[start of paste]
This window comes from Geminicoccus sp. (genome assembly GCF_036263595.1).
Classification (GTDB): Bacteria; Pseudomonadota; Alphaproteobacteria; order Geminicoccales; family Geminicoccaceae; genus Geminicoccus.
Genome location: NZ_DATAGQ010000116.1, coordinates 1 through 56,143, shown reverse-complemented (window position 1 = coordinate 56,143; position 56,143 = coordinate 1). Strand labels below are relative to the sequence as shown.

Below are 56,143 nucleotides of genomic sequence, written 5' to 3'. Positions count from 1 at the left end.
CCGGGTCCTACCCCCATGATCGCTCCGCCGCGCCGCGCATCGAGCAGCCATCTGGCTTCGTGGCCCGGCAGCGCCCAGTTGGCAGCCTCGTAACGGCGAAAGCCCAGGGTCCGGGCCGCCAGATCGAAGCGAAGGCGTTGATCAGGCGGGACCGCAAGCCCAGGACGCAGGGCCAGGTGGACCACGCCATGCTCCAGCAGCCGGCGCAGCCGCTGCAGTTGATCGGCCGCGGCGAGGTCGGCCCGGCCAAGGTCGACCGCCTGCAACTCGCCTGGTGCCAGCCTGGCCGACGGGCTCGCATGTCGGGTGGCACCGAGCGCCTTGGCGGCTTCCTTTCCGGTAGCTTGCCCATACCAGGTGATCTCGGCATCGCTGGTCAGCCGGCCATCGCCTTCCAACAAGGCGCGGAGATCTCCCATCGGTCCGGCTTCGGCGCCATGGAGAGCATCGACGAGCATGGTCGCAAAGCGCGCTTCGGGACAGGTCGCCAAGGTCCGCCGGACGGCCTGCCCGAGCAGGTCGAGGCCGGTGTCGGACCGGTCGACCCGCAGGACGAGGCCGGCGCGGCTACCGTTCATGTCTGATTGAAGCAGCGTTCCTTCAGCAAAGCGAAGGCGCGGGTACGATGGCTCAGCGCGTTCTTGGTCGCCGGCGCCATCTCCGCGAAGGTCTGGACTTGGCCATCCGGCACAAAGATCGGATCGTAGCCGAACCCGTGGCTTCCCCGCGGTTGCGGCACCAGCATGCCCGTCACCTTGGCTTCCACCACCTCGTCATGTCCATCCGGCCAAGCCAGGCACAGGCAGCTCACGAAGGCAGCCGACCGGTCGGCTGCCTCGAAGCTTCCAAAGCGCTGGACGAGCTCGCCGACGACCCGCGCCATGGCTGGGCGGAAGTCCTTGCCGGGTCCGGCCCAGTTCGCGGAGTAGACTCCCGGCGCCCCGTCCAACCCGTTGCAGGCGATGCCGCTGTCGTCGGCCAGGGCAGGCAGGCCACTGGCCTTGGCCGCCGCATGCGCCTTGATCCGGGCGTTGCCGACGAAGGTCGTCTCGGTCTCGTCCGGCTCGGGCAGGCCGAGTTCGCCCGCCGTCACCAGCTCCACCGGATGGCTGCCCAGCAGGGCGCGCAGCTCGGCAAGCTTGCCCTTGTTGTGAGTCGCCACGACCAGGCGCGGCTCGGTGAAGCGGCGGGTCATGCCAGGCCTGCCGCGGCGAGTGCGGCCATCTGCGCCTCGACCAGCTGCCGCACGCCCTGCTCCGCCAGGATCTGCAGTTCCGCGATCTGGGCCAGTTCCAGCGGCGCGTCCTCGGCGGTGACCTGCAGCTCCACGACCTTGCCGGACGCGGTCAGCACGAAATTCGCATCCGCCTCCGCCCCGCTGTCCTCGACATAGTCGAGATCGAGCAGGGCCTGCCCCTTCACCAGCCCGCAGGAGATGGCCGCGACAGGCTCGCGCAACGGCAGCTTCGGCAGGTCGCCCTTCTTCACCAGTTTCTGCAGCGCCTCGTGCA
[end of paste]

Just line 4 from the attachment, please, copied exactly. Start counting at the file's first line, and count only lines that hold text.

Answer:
Below are 56,143 nucleotides of genomic sequence, written 5' to 3'. Positions count from 1 at the left end.